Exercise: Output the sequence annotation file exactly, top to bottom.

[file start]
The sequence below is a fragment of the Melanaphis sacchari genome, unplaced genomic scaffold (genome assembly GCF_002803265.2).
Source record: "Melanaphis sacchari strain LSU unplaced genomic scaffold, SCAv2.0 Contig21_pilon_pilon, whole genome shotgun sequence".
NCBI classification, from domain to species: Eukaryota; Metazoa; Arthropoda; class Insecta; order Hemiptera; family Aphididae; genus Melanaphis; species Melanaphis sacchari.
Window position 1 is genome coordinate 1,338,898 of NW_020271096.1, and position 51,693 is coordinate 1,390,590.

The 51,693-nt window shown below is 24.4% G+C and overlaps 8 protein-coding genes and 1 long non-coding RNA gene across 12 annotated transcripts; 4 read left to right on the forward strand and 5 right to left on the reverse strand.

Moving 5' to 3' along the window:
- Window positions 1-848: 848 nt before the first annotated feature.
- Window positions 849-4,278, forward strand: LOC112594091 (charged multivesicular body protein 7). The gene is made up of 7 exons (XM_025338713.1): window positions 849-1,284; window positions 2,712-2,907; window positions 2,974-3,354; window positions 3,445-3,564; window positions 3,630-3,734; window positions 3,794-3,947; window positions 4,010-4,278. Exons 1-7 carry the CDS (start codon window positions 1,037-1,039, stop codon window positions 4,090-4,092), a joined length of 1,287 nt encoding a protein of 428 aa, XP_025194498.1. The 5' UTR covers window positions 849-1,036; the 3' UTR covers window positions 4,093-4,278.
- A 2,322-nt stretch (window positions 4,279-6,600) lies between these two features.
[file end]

The sequence below is a fragment of the Melanaphis sacchari genome, unplaced genomic scaffold (genome assembly GCF_002803265.2).
Source record: "Melanaphis sacchari strain LSU unplaced genomic scaffold, SCAv2.0 Contig21_pilon_pilon, whole genome shotgun sequence".
NCBI classification, from domain to species: Eukaryota; Metazoa; Arthropoda; class Insecta; order Hemiptera; family Aphididae; genus Melanaphis; species Melanaphis sacchari.
Window position 1 is genome coordinate 1,338,898 of NW_020271096.1, and position 51,693 is coordinate 1,390,590.

The 51,693-nt window shown below is 24.4% G+C and overlaps 8 protein-coding genes and 1 long non-coding RNA gene across 12 annotated transcripts; 4 read left to right on the forward strand and 5 right to left on the reverse strand.

Moving 5' to 3' along the window:
- Window positions 1-848: 848 nt before the first annotated feature.
- Window positions 849-4,278, forward strand: LOC112594091 (charged multivesicular body protein 7). The gene is made up of 7 exons (XM_025338713.1): window positions 849-1,284; window positions 2,712-2,907; window positions 2,974-3,354; window positions 3,445-3,564; window positions 3,630-3,734; window positions 3,794-3,947; window positions 4,010-4,278. Exons 1-7 carry the CDS (start codon window positions 1,037-1,039, stop codon window positions 4,090-4,092), a joined length of 1,287 nt encoding a protein of 428 aa, XP_025194498.1. The 5' UTR covers window positions 849-1,036; the 3' UTR covers window positions 4,093-4,278.
- A 2,322-nt stretch (window positions 4,279-6,600) lies between these two features.